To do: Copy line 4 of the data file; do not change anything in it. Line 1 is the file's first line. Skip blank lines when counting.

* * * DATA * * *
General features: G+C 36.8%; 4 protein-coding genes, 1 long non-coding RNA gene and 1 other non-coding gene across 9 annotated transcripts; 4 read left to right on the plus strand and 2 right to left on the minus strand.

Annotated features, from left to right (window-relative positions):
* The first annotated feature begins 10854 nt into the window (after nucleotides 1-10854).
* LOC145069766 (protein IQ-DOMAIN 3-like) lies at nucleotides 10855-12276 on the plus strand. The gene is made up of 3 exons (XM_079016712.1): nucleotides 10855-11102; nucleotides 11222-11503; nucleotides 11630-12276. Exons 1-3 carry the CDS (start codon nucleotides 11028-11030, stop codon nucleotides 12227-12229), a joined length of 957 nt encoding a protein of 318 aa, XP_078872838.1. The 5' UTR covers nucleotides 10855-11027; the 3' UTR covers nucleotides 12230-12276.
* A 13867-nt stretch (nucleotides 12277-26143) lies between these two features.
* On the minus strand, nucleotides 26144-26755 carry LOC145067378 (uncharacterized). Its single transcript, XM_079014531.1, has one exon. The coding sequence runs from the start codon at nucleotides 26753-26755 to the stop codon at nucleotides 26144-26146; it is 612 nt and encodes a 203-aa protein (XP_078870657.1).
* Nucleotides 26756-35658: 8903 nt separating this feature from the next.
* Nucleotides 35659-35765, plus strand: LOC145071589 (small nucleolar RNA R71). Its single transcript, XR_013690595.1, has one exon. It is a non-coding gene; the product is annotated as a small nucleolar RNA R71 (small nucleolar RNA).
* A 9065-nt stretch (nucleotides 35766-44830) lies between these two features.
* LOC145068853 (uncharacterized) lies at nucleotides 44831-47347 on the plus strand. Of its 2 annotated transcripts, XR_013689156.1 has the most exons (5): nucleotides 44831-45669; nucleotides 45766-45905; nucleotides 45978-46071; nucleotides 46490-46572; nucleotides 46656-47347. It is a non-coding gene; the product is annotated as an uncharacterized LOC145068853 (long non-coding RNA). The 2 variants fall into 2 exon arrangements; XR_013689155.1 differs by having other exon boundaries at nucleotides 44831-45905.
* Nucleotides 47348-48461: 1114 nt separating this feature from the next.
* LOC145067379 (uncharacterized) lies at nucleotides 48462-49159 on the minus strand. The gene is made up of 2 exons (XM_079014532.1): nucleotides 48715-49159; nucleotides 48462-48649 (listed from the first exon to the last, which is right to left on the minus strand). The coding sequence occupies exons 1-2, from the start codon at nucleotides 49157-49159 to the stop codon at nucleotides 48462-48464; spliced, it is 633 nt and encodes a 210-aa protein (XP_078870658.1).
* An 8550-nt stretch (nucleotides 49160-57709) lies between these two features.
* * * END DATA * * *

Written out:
* LOC145069766 (protein IQ-DOMAIN 3-like) lies at nucleotides 10855-12276 on the plus strand. The gene is made up of 3 exons (XM_079016712.1): nucleotides 10855-11102; nucleotides 11222-11503; nucleotides 11630-12276. Exons 1-3 carry the CDS (start codon nucleotides 11028-11030, stop codon nucleotides 12227-12229), a joined length of 957 nt encoding a protein of 318 aa, XP_078872838.1. The 5' UTR covers nucleotides 10855-11027; the 3' UTR covers nucleotides 12230-12276.